NICOSIA, Cyprus – Cypriots who fought against British colonial rule in the 1950s plan to sue the U.K. government for torture they allegedly suffered at the hands of British authorities while in custody, an official said Wednesday.
Thassos Sophocleous, president of an organization representing former Cypriot fighters, said the British law firm K.J. Conroy & Co. is now gathering information from them to build a case following this month's landmark ruling from Britain's High Court, which found that three Kenyans tortured during a rebellion against British colonial rule can seek compensation.
Sophocleous, 79, a former guerrilla fighter, claims he was tortured for 17 straight days after his 1956 arrest, including being flogged and having the soles of his feet and knees clubbed. He said some 60 individuals already have completed questionnaires detailing what had allegedly endured. He said the lawyers will select the strongest responses to build the case.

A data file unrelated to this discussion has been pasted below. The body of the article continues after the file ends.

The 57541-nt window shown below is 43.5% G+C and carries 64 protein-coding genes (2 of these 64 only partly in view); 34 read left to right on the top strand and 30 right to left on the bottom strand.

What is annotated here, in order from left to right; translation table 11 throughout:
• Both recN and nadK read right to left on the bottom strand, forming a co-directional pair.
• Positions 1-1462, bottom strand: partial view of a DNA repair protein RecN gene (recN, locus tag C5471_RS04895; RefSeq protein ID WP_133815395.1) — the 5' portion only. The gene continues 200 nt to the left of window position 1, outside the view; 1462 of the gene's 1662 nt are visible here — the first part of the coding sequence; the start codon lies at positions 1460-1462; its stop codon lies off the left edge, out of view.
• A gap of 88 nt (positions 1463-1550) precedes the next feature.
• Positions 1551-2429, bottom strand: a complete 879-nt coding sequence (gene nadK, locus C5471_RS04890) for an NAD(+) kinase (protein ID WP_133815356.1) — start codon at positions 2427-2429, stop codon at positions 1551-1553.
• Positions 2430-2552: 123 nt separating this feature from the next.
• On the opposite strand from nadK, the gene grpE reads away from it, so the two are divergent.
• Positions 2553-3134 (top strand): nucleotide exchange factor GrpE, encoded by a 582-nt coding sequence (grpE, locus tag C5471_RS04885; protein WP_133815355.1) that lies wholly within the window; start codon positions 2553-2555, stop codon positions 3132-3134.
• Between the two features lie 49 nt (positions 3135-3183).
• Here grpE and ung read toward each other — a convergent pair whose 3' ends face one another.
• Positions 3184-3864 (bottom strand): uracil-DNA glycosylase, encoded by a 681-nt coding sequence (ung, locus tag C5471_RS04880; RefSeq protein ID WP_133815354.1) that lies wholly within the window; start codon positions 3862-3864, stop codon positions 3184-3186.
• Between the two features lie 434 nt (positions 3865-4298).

Sophocleous said such a Cypriot claim would not be about money but the satisfaction of forcing British authorities to own up to acts of torture allegedly committed during the four-year guerrilla campaign that culminated in Cyprus' independence in 1960.
"As in all turning points in history, it's not the people who are responsible, but some leaders who are in power when these things happened and they bear the responsibility," he said.
His organization, the National Organization of Cypriot Fighters, was formed by Greek Cypriots seeking to unite the island with Greece, but a compromise deal for independence was struck amid strong opposition from the minority Turkish Cypriots. The country was split along ethnic lines in 1974 when Turkey invaded after a coup by supporters of union with Greece.